Cherry Crumb Tart

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This week’s Tuesdays with Dorie assignment is a Cherry Crumb Tart. Surprisingly, I think this is my favorite tart in Baking Chez Moi so far! I really didn’t expect this tart to be so good, but once I bit into my first slice, I could get the undertones of the orange zest in the streusel, a light almond flavor from the filling, and of course the cherry flavors from both the fresh cherries and the kirsch.

Dorie’s Sweet Tart Dough is the perfect dough for tart and pie crusts, in my opinion. It’s extremely easy to make, thanks to a food processor, and it has a nice sweet crunch to it. I just put together one crust and popped it into the freezer until it was ready to bake.
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The next step was making the streusel. I was surprised to see orange zest and cardamom listed as ingredients, but they ended up being some of the highlights of this recipe.P1110840

Like the galette recipe, Dorie said to rub the orange zest and sugar together with your fingers. This smelled so good. This alone is enough reason for me to make this tart. P1110842

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The next step was to add the dry ingredients to the sugar and orange zest.P1110845

Cubed butter was added to the mixture, and worked together with my fingers until they became little lumps.P1110846

Finally, I added vanilla extract and put the streusel into the refrigerator.P1110847

The next step was making the filling of the tart. P1110850

Like so many other recipes, butter and sugar were creamed together until smooth.P1110852

Next, the almond flour and cornstarch were added, and mixed until smooth.P1110853

Eggs were added, one at a time.P1110854

Finally, vanilla and kirsch were added. This was mixed for another quick minute, and then stuck into the refrigerator.P1110855

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Next came the fun part: pitting cherries.P1110874

Dorie suggested using a chopstick to pop the pits out of the cherries. I tried it out, but it wasn’t working for me; I was just destroying the cherries with my hands. I tried cutting the cherries in half and taking the pits out that way, but I ended up only getting one nice half (the pit was stuck to the other half and I ended up destroying that half). I resorted to looking up “how to remove pit from cherries” videos on YouTube and found that people used a chopstick to pop the pits out while the cherries sat on a bottle. I thought it looked simple enough so I gave it a try. I stuck a cherry on top of a bottle of water and pushed through the top of it (where the stem was), but my cherry ended up going into the bottle… I tried again and my cherries either fell in or the skin of the cherry stayed on top, and the fleshy part went into the bottle with the pit. I tried a beer bottle. The opening was a little smaller than the one on the water bottle. This worked a little better, but my cherries still popped into the bottle! I gave up on the bottle method and went back cutting my cherries in half again. It bothered me that I couldn’t get the bottle method to work, so I decided to try again, but this time turning the cherry upside down. I jabbed a hole from the bottom of the cherry, pushing the pit out through where the stem was, and the pits came out, and the cherries stayed on top of the bottle! What a revelation! Of course by this time, I had cherry juice all over my kitchen, clothes, and face. It looked like a crime scene, but I didn’t care. I had pitted cherries!P1110877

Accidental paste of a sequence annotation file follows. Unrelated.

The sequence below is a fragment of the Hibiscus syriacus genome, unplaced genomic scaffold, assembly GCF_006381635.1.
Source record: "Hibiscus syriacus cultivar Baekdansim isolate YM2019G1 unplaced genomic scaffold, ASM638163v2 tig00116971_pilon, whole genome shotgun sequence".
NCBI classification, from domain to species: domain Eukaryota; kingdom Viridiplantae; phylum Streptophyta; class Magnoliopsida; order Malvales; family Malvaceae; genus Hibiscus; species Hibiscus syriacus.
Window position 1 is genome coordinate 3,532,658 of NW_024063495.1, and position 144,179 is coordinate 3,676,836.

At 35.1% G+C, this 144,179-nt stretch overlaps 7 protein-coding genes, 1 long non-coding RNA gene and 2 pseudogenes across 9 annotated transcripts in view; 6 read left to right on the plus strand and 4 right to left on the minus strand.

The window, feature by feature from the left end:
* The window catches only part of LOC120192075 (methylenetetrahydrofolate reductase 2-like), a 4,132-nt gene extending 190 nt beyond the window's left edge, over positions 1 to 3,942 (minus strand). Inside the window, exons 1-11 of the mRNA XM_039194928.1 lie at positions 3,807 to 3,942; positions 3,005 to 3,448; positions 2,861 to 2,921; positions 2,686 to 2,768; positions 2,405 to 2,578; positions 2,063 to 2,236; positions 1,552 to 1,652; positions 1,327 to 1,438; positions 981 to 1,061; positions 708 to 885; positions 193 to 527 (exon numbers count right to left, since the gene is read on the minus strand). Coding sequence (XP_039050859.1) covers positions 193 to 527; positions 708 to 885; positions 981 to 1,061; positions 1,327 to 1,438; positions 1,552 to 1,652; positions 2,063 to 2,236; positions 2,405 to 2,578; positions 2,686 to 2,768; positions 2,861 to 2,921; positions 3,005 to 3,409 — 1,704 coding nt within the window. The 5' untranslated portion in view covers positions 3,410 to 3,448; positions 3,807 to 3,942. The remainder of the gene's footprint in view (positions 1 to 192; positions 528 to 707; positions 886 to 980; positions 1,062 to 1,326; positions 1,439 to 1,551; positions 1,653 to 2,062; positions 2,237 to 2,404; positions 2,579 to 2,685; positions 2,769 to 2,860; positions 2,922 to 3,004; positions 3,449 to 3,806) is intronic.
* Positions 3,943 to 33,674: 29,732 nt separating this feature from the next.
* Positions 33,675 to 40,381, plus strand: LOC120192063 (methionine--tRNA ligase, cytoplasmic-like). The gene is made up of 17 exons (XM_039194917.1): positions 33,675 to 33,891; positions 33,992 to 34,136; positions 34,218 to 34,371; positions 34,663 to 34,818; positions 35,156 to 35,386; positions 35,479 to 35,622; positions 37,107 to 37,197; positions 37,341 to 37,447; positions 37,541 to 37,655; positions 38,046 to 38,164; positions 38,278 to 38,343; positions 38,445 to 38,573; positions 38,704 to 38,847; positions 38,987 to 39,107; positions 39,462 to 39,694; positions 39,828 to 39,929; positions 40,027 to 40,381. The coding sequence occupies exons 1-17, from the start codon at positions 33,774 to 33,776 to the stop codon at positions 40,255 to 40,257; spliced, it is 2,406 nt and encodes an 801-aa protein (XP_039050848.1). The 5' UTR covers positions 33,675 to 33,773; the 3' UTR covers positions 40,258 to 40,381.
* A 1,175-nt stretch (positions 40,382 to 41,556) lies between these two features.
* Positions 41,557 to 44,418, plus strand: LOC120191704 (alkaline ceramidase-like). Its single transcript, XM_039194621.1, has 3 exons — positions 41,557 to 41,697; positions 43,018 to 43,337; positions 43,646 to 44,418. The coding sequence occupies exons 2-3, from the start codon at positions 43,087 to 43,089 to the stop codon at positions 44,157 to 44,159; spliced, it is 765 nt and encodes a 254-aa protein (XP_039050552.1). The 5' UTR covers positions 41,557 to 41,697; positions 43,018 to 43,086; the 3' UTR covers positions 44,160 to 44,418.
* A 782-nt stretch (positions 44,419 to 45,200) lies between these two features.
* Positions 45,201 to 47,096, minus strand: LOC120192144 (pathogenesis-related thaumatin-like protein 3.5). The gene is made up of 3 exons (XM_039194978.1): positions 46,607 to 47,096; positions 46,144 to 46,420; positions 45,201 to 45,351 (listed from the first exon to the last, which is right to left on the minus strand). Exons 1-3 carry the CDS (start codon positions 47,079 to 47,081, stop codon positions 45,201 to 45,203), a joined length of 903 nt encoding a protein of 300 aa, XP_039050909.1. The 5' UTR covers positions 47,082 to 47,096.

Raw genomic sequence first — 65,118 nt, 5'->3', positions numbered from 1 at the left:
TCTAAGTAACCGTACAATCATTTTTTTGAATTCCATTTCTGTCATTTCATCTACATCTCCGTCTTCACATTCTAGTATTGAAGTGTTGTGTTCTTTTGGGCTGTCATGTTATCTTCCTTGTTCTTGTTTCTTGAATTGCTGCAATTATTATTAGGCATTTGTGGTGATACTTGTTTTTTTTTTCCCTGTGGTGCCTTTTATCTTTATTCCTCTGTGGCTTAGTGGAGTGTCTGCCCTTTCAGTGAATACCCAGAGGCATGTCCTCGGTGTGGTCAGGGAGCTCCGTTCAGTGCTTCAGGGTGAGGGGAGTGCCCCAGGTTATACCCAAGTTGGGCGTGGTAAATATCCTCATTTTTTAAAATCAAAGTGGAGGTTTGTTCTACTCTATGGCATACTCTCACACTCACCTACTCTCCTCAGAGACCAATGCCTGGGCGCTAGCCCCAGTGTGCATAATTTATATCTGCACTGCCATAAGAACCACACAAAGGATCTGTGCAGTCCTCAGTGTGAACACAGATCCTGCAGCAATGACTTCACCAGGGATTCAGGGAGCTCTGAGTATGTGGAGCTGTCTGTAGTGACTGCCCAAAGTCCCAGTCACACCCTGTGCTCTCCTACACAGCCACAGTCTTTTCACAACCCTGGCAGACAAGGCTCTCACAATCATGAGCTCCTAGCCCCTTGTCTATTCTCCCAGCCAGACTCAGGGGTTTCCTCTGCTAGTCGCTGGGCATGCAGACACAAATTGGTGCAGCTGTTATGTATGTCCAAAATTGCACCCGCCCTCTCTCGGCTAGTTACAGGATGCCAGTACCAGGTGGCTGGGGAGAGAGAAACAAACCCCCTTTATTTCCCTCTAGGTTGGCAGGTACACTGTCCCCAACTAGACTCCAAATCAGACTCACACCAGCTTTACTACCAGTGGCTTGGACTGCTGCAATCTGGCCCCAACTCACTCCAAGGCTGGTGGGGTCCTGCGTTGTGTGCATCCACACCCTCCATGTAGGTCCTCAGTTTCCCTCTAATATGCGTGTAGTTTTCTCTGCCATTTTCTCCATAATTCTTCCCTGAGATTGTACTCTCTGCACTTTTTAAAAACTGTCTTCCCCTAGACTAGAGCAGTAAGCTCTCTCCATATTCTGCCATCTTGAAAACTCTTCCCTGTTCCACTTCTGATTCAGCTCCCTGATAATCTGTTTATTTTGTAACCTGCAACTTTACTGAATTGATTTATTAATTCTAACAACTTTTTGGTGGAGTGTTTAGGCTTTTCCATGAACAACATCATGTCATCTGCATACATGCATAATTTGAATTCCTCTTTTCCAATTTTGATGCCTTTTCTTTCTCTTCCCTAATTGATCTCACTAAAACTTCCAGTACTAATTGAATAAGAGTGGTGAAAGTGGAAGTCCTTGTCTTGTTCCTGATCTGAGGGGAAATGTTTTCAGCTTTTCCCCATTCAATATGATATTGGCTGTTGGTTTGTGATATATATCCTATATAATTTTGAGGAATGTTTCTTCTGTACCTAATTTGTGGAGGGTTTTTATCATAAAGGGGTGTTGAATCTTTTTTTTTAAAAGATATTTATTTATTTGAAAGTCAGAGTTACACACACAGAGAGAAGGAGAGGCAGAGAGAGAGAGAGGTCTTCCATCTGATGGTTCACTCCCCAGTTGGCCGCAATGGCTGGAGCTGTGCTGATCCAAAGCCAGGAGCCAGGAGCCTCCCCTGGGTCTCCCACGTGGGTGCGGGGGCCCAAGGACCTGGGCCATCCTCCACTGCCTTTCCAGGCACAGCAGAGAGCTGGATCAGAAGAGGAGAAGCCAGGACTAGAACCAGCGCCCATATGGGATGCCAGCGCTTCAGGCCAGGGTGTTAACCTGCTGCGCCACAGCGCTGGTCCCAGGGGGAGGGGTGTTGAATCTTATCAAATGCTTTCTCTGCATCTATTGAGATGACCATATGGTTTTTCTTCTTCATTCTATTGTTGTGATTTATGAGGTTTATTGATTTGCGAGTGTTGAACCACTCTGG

At this point I had my tart crust, tart filling, pitted cherries, and streusel. It was time to assemble everything.P1110878

The first step was slathering the filling in the partially baked tart crust.P1110879

The next step was to place the cherries onto the filling in a single layer.P1110880

I baked the tart and the filling puffed up, almost covering the cherries. At this point, I added the streusel and baked it a little longer.P1110881

The end result: a beautiful Cherry Crumb Tart. I really think this is best eaten still warm. The streusel is amazing while it has a crunch to it.  This tart really isn’t too sweet, probably because of the fresh cherries. Even though there are a few steps to take to making this tart, they’re worth it! This tart is delicious!Cherry Crumb Close Up

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Cherry Crumb Tart Missing Slice

 

Cherry Crumb Tart recipe is on page 148 of Baking Chez Moi by Dorie Greenspan.

14 thoughts on “Cherry Crumb Tart

  1. Good to know about turning the cherries over and having that method work. Although for me, and not being one for kitchen gadgets, I think I may just invest in a cherry pitter before next Cherry season!

  2. Great shot with the double whole cherries in the pan’s reflection. Seeing all the procedural photos is like making the tart all over again. Good writeup on pitting the cherries. Must read!

  3. I was lucky enough to receive a cherry pitter from my daughter-in-law as part of a Christmas gift. It has really come in handy! Your tart and photos are beautiful! We really loved this tart, too!

  4. I got a kick out of your cherry pitting experience. I just used my fingers to pit them and they were one heck of a mess, but it worked. You tart looks so delicious and the topping is really
    perfect.

  5. Such perseverance! And you have perfectly pitted cherries to show for it! The orange zest and cardamon were wonderful additions, weren’t they. Personally, I preferred this one cold, as to room temperature. Your tart looks absolutely beautiful.

  6. Lovely photos! I know what you mean about the mess – my hands are still very Lady Macbeth, almost 24 hours later. This is a treat I’ll be making again (and perhaps trying with other fruits, too).

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